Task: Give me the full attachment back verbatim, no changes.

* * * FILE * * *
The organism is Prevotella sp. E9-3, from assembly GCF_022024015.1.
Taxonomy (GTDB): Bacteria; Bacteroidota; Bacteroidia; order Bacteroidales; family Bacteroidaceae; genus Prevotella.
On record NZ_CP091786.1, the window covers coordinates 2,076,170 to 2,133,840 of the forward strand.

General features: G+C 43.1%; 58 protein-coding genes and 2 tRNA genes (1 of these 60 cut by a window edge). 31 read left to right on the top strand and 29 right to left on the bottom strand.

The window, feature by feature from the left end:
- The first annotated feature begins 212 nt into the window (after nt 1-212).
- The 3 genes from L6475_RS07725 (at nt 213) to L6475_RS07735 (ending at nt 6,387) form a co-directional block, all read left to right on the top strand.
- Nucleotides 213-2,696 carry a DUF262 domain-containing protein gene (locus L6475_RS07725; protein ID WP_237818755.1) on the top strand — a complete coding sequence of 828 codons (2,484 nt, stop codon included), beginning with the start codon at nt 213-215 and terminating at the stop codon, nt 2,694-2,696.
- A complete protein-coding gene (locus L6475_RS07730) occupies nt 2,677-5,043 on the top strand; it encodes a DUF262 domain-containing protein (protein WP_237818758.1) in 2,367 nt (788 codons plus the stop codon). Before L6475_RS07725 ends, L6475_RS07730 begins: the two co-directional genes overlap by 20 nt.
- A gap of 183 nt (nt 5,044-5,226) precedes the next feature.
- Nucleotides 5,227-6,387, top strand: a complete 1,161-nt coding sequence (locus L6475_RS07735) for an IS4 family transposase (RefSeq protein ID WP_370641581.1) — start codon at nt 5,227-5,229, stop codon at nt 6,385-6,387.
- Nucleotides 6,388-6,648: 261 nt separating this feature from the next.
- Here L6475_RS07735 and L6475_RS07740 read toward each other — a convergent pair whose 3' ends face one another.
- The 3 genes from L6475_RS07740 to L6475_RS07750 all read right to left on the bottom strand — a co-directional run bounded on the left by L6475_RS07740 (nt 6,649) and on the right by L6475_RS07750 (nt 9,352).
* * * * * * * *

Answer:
The organism is Prevotella sp. E9-3, from assembly GCF_022024015.1.
Taxonomy (GTDB): Bacteria; Bacteroidota; Bacteroidia; order Bacteroidales; family Bacteroidaceae; genus Prevotella.
On record NZ_CP091786.1, the window covers coordinates 2,076,170 to 2,133,840 of the forward strand.

General features: G+C 43.1%; 58 protein-coding genes and 2 tRNA genes (1 of these 60 cut by a window edge). 31 read left to right on the top strand and 29 right to left on the bottom strand.

The window, feature by feature from the left end:
- The first annotated feature begins 212 nt into the window (after nt 1-212).
- The 3 genes from L6475_RS07725 (at nt 213) to L6475_RS07735 (ending at nt 6,387) form a co-directional block, all read left to right on the top strand.
- Nucleotides 213-2,696 carry a DUF262 domain-containing protein gene (locus L6475_RS07725; protein ID WP_237818755.1) on the top strand — a complete coding sequence of 828 codons (2,484 nt, stop codon included), beginning with the start codon at nt 213-215 and terminating at the stop codon, nt 2,694-2,696.
- A complete protein-coding gene (locus L6475_RS07730) occupies nt 2,677-5,043 on the top strand; it encodes a DUF262 domain-containing protein (protein WP_237818758.1) in 2,367 nt (788 codons plus the stop codon). Before L6475_RS07725 ends, L6475_RS07730 begins: the two co-directional genes overlap by 20 nt.
- A gap of 183 nt (nt 5,044-5,226) precedes the next feature.
- Nucleotides 5,227-6,387, top strand: a complete 1,161-nt coding sequence (locus L6475_RS07735) for an IS4 family transposase (RefSeq protein ID WP_370641581.1) — start codon at nt 5,227-5,229, stop codon at nt 6,385-6,387.
- Nucleotides 6,388-6,648: 261 nt separating this feature from the next.
- Here L6475_RS07735 and L6475_RS07740 read toward each other — a convergent pair whose 3' ends face one another.
- The 3 genes from L6475_RS07740 to L6475_RS07750 all read right to left on the bottom strand — a co-directional run bounded on the left by L6475_RS07740 (nt 6,649) and on the right by L6475_RS07750 (nt 9,352).